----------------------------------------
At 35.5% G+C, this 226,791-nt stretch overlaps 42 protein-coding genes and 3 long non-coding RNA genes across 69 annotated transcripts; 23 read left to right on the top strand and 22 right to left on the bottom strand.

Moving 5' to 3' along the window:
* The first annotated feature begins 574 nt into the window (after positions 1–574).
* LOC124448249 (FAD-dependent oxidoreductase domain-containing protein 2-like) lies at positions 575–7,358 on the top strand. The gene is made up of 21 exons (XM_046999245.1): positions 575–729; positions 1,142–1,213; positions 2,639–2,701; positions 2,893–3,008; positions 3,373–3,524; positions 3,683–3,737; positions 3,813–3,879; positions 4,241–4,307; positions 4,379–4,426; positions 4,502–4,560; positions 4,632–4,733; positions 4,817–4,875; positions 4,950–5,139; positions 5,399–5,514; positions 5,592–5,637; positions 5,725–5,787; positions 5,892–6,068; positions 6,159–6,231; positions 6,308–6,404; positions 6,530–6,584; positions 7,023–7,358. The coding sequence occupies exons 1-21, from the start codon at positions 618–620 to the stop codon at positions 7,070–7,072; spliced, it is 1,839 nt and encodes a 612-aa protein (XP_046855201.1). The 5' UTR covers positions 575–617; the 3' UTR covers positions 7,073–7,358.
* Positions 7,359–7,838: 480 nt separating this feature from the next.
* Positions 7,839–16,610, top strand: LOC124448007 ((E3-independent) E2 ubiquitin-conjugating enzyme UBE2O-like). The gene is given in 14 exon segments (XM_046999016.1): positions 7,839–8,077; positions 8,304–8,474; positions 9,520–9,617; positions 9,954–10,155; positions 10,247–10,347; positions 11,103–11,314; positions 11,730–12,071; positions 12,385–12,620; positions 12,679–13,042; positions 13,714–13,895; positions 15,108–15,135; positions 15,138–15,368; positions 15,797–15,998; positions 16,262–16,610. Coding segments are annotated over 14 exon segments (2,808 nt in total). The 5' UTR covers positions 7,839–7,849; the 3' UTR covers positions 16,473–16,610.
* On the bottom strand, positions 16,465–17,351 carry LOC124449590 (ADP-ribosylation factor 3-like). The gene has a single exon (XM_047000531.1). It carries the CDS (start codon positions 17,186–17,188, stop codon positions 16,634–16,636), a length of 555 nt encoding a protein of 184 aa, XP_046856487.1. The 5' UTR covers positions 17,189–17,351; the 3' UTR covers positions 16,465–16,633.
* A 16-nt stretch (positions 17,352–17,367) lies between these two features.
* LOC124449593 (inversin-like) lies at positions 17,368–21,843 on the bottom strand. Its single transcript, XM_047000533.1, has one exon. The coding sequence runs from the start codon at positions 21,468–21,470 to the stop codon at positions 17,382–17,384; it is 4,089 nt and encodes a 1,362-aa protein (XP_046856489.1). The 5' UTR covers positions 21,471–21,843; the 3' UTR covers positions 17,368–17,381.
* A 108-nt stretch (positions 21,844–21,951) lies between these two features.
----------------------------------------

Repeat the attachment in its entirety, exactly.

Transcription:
At 35.5% G+C, this 226,791-nt stretch overlaps 42 protein-coding genes and 3 long non-coding RNA genes across 69 annotated transcripts; 23 read left to right on the top strand and 22 right to left on the bottom strand.

Moving 5' to 3' along the window:
* The first annotated feature begins 574 nt into the window (after positions 1–574).
* LOC124448249 (FAD-dependent oxidoreductase domain-containing protein 2-like) lies at positions 575–7,358 on the top strand. The gene is made up of 21 exons (XM_046999245.1): positions 575–729; positions 1,142–1,213; positions 2,639–2,701; positions 2,893–3,008; positions 3,373–3,524; positions 3,683–3,737; positions 3,813–3,879; positions 4,241–4,307; positions 4,379–4,426; positions 4,502–4,560; positions 4,632–4,733; positions 4,817–4,875; positions 4,950–5,139; positions 5,399–5,514; positions 5,592–5,637; positions 5,725–5,787; positions 5,892–6,068; positions 6,159–6,231; positions 6,308–6,404; positions 6,530–6,584; positions 7,023–7,358. The coding sequence occupies exons 1-21, from the start codon at positions 618–620 to the stop codon at positions 7,070–7,072; spliced, it is 1,839 nt and encodes a 612-aa protein (XP_046855201.1). The 5' UTR covers positions 575–617; the 3' UTR covers positions 7,073–7,358.
* Positions 7,359–7,838: 480 nt separating this feature from the next.
* Positions 7,839–16,610, top strand: LOC124448007 ((E3-independent) E2 ubiquitin-conjugating enzyme UBE2O-like). The gene is given in 14 exon segments (XM_046999016.1): positions 7,839–8,077; positions 8,304–8,474; positions 9,520–9,617; positions 9,954–10,155; positions 10,247–10,347; positions 11,103–11,314; positions 11,730–12,071; positions 12,385–12,620; positions 12,679–13,042; positions 13,714–13,895; positions 15,108–15,135; positions 15,138–15,368; positions 15,797–15,998; positions 16,262–16,610. Coding segments are annotated over 14 exon segments (2,808 nt in total). The 5' UTR covers positions 7,839–7,849; the 3' UTR covers positions 16,473–16,610.
* On the bottom strand, positions 16,465–17,351 carry LOC124449590 (ADP-ribosylation factor 3-like). The gene has a single exon (XM_047000531.1). It carries the CDS (start codon positions 17,186–17,188, stop codon positions 16,634–16,636), a length of 555 nt encoding a protein of 184 aa, XP_046856487.1. The 5' UTR covers positions 17,189–17,351; the 3' UTR covers positions 16,465–16,633.
* A 16-nt stretch (positions 17,352–17,367) lies between these two features.
* LOC124449593 (inversin-like) lies at positions 17,368–21,843 on the bottom strand. Its single transcript, XM_047000533.1, has one exon. The coding sequence runs from the start codon at positions 21,468–21,470 to the stop codon at positions 17,382–17,384; it is 4,089 nt and encodes a 1,362-aa protein (XP_046856489.1). The 5' UTR covers positions 21,471–21,843; the 3' UTR covers positions 17,368–17,381.
* A 108-nt stretch (positions 21,844–21,951) lies between these two features.